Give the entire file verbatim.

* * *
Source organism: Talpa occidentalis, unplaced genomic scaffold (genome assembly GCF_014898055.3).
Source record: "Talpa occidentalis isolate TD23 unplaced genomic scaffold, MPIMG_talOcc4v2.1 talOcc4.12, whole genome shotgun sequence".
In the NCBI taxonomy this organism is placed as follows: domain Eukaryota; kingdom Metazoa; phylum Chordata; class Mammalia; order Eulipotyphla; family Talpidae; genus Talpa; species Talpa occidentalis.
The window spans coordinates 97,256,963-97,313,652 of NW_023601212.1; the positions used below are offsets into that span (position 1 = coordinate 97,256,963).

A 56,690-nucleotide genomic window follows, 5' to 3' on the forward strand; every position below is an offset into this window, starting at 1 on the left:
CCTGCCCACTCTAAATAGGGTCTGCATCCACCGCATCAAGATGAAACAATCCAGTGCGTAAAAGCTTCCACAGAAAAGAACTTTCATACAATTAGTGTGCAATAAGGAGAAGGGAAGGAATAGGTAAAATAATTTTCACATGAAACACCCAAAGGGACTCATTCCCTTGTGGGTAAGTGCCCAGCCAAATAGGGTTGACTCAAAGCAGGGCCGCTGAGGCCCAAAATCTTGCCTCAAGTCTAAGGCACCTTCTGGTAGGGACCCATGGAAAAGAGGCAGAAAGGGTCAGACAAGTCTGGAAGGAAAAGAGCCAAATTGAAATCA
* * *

Source organism: Talpa occidentalis, unplaced genomic scaffold (genome assembly GCF_014898055.3).
Source record: "Talpa occidentalis isolate TD23 unplaced genomic scaffold, MPIMG_talOcc4v2.1 talOcc4.12, whole genome shotgun sequence".
In the NCBI taxonomy this organism is placed as follows: domain Eukaryota; kingdom Metazoa; phylum Chordata; class Mammalia; order Eulipotyphla; family Talpidae; genus Talpa; species Talpa occidentalis.
The window spans coordinates 97,256,963-97,313,652 of NW_023601212.1; the positions used below are offsets into that span (position 1 = coordinate 97,256,963).

A 56,690-nucleotide genomic window follows, 5' to 3' on the forward strand; every position below is an offset into this window, starting at 1 on the left:
CCTGCCCACTCTAAATAGGGTCTGCATCCACCGCATCAAGATGAAACAATCCAGTGCGTAAAAGCTTCCACAGAAAAGAACTTTCATACAATTAGTGTGCAATAAGGAGAAGGGAAGGAATAGGTAAAATAATTTTCACATGAAACACCCAAAGGGACTCATTCCCTTGTGGGTAAGTGCCCAGCCAAATAGGGTTGACTCAAAGCAGGGCCGCTGAGGCCCAAAATCTTGCCTCAAGTCTAAGGCACCTTCTGGTAGGGACCCATGGAAAAGAGGCAGAAAGGGTCAGACAAGTCTGGAAGGAAAAGAGCCAAATTGAAATCA